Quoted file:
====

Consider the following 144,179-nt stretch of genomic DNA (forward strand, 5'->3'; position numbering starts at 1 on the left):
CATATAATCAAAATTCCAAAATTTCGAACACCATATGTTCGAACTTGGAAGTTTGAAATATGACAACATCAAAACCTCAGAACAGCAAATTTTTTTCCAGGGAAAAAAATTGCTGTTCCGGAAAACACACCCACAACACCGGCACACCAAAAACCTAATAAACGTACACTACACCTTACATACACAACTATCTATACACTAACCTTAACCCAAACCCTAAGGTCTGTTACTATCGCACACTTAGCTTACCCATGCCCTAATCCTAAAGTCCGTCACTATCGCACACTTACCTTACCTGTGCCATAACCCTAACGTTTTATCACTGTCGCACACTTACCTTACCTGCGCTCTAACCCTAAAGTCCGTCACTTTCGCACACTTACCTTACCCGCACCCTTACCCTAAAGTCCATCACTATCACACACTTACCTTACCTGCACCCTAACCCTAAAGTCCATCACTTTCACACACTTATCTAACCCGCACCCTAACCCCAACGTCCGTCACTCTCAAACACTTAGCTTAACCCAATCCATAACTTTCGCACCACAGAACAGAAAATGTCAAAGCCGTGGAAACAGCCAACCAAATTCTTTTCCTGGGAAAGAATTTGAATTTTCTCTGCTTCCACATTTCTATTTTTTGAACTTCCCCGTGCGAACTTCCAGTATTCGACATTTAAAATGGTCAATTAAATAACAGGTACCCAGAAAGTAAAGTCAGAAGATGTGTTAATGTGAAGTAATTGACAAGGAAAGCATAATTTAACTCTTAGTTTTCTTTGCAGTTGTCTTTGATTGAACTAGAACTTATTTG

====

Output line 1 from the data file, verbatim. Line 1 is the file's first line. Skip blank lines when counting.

Consider the following 144,179-nt stretch of genomic DNA (forward strand, 5'->3'; position numbering starts at 1 on the left):